By Anne and Tim Jordan, EO speakers
One of the toughest challenges powerful leaders face comes not in the workplace, but in their homes. How can they be a leader/authority figure as a parent without overpowering their kids? Without casting too large a shadow?
During the 16 years that I have been running personal growth summer camps for kids and teens, I’ve been humbled by lessons served to me from campers. One of the most important lessons came three years ago.
At our two-day staff retreat, several of our “young staff” (18-25-year-olds) surprised me by asking if they could handle something with me. I had known most of these young men and women since they were 8-10-year-olds, and they had kind of grown up with us over many years at camp. They told me that they were feeling disrespected because at times they felt like I was still treating them like campers. As I listened and reflected on what they were saying, I realized they were right. I was still subconsciously seeing them as campers/students through the eyes of the teacher/leader. They wanted to be seen and treated as equals. They had a lot they wanted to teach me and to add to the camp experience. I hadn’t totally switched the way I saw them in my mind.
And then it struck me that I was doing the same dance with my three kids, two in college and one in high school. I was comfortable in my role as father, teacher, leader and advice giver, yet it was time for me to give up some of that power and mindset and see my kids as adults who had much to offer me.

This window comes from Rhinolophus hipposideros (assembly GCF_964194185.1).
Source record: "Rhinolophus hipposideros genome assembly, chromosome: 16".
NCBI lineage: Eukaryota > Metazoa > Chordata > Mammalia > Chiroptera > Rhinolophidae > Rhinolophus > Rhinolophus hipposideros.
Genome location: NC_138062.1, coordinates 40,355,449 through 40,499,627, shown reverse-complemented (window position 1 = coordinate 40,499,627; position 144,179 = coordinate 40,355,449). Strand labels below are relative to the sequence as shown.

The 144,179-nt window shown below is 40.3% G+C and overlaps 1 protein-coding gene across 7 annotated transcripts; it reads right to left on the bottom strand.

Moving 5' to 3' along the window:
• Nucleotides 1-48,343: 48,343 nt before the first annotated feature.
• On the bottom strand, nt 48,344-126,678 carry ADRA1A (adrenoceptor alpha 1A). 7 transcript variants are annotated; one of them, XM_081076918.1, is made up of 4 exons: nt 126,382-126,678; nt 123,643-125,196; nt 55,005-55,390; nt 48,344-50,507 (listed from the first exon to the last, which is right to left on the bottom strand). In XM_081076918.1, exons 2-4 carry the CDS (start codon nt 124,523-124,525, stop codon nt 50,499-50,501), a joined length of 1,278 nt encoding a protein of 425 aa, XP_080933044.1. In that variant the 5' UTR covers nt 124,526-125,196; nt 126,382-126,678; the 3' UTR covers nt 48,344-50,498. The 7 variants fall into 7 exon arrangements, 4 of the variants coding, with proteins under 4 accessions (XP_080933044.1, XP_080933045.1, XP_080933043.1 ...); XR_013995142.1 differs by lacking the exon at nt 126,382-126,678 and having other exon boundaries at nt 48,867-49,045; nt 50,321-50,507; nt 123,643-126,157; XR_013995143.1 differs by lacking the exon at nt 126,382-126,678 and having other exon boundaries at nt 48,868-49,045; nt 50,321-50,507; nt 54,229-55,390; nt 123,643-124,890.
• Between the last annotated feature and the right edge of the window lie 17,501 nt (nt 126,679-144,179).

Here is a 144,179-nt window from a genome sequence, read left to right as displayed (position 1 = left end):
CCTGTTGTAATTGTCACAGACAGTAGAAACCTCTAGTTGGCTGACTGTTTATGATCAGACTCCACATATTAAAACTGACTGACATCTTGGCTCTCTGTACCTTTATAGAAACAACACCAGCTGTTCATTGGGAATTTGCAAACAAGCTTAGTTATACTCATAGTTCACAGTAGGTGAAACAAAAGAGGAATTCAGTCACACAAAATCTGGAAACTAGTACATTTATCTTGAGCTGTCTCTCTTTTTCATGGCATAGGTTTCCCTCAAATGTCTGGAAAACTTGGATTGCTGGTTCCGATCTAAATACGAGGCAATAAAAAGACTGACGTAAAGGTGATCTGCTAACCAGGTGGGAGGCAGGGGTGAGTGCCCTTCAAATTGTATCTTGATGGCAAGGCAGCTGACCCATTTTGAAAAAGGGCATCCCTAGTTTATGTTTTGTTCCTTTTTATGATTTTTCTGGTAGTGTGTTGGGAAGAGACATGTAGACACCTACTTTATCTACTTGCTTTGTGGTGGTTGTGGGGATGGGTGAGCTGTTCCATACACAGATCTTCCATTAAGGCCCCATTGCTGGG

But I guess it’s not as easy as it sounds, letting go of control and of always being in charge. Two years ago at a family camp that I run with my wife, Anne, we did a team-building challenge exercise with the families. I had seven kids and five parents who had to get their team across a lava pit using magic carpet squares. Before they started, I suggested that the parents should step back and let their kids do most of the suggesting and leading. The first few attempts failed, with the parents doing most of the talking.
Next, I had imaginary tsetse flies bite the parents, making them mute. They still did most of the talking throughout the next two failed attempts. I then blindfolded the parents so they couldn’t talk or see, and the kids finally were able to take over the leadership. After much sweat and excitement, the final two team members, a dad and his 14-year-old son, leaped across the finish line and the team exploded with joy.
When I asked the parents what they learned from the exercise, they all said the same thing: They realized how often they take the leadership role at home, despite how capable and competent their kids are. They realized that they were robbing their kids of opportunities to lead and grow and build their confidence.
Since that staff meeting three years ago, I have been very sensitive to seeing and treating our young staff members as equals; giving them more opportunities to lead and be valuable, and, most importantly, honoring who they are and have become as adults. It’s actually been very fulfilling and enjoyable – and relaxing – to now have many captains of our camp ship.
So consider getting out of your comfort zone leadership role at home and following my lead. Your kids might surprise you with how well they take the helm.
Tim and Anne Jordan own and operate Children & Families, Inc., which provides private counseling for kids, teenagers and their parents. They also run Camp Weloki, which provides weekend retreats and summer camps for personal growth and life skills for kids and teenagers.